The nearly universal colonization of surfaces in marine waters by bacteria and the formation of biofilms and biofouling communities have important implications for ecological function and industrial processes. However, the dynamics of surface attachment and colonization in situ, particularly during the early stages of biofilm establishment, are not well understood. Experimental surfaces that differed in their degrees of hydrophilicity or hydrophobicity were incubated in a salt marsh estuary tidal creek for 24 or 72 h. The organisms colonizing these surfaces were examined by using a cultivation-independent approach, amplified ribosomal DNA restriction analysis. The goals of this study were to assess the diversity of bacterial colonists involved in early succession on a variety of surfaces and to determine the phylogenetic affiliations of the most common early colonists. Substantial differences in the representation of different cloned ribosomal DNA sequences were found when the 24- and 72-h incubations were compared, indicating that some new organisms were recruited and some other organisms were lost. Phylogenetic analyses of the most common sequences recovered showed that the colonists were related to organisms known to inhabit surfaces or particles in marine systems. A total of 22 of the 26 clones sequenced were affiliated with the Roseobacter subgroup of the α subdivision of the division Proteobacteria (α-Proteobacteria), and most of these clones were recovered at a high frequency from all surfaces after 24 or 72 h of incubation. Two clones were affiliated with the Alteromonas group of the γ-Proteobacteria and appeared to be involved only in the very early stages of colonization (within the first 24 h). A comparison of the colonization patterns on the test surfaces indicated that the early bacterial community succession rate and/or direction may be influenced by surface physicochemical properties. However, organisms belonging to the Roseobacter subgroup are

  16. Bacterial primary colonization and early succession on surfaces in marine waters as determined by amplified rRNA gene restriction analysis and sequence analysis of 16S rRNA genes.

    PubMed

    Dang, H; Lovell, C R

    2000-02-01

    The nearly universal colonization of surfaces in marine waters by bacteria and the formation of biofilms and biofouling communities have important implications for ecological function and industrial processes. However, the dynamics of surface attachment and colonization in situ, particularly during the early stages of biofilm establishment, are not well understood. Experimental surfaces that differed in their degrees of hydrophilicity or hydrophobicity were incubated in a salt marsh estuary tidal creek for 24 or 72 h. The organisms colonizing these surfaces were examined by using a cultivation-independent approach, amplified ribosomal DNA restriction analysis. The goals of this study were to assess the diversity of bacterial colonists involved in early succession on a variety of surfaces and to determine the phylogenetic affiliations of the most common early colonists. Substantial differences in the representation of different cloned ribosomal DNA sequences were found when the 24- and 72-h incubations were compared, indicating that some new organisms were recruited and some other organisms were lost. Phylogenetic analyses of the most common sequences recovered showed that the colonists were related to organisms known to inhabit surfaces or particles in marine systems. A total of 22 of the 26 clones sequenced were affiliated with the Roseobacter subgroup of the alpha subdivision of the division Proteobacteria (alpha-Proteobacteria), and most of these clones were recovered at a high frequency from all surfaces after 24 or 72 h of incubation. Two clones were affiliated with the Alteromonas group of the gamma-Proteobacteria and appeared to be involved only in the very early stages of colonization (within the first 24 h). A comparison of the colonization patterns on the test surfaces indicated that the early bacterial community succession rate and/or direction may be influenced by surface physicochemical properties. However, organisms belonging to the Roseobacter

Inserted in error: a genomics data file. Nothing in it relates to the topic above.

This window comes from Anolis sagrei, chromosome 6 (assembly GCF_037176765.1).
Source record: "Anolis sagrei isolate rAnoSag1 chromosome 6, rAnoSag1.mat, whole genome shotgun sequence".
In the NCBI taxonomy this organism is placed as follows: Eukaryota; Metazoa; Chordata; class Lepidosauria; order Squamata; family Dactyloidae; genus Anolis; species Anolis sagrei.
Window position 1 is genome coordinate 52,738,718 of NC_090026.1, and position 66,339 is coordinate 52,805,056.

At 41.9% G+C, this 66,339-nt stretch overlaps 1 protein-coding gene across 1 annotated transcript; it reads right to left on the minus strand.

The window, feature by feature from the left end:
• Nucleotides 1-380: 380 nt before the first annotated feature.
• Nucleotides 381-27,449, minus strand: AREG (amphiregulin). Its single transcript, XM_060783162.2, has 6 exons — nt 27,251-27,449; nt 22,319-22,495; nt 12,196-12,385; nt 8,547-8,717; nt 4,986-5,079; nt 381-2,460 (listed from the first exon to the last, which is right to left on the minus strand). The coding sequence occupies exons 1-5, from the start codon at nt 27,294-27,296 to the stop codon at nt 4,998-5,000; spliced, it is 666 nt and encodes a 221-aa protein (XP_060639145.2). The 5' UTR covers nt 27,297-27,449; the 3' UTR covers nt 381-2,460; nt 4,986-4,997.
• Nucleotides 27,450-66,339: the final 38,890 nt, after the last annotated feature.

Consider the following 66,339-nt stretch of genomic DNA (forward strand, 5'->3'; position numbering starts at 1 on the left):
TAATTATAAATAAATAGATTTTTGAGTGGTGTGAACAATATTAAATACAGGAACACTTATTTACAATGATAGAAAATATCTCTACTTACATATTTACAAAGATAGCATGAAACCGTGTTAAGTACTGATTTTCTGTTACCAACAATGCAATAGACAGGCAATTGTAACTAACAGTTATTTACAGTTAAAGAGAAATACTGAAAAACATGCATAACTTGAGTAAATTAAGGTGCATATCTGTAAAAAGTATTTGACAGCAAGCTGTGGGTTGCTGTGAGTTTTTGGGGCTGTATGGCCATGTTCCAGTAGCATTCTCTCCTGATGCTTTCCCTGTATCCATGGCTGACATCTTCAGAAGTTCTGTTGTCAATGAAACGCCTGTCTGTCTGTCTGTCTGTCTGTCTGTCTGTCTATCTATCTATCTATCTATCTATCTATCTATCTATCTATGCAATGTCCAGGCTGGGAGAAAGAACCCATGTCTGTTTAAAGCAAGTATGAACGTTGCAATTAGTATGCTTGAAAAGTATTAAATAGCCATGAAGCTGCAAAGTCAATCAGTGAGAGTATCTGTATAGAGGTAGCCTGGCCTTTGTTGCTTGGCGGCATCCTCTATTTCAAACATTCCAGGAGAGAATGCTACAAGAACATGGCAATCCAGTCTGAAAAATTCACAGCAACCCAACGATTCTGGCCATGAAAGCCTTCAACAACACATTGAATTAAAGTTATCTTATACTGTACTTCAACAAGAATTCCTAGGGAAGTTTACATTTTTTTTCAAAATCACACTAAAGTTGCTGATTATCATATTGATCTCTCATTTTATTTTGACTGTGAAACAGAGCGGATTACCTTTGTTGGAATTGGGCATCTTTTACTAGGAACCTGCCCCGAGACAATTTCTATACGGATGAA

17. Seasonal Diversity of Planktonic Protists in Southwestern Alberta Rivers over a 1-Year Period as Revealed by Terminal Restriction Fragment Length Polymorphism and 18S rRNA Gene Library Analyses

    PubMed Central

    Thomas, Matthew C.; Selinger, L. Brent

    2012-01-01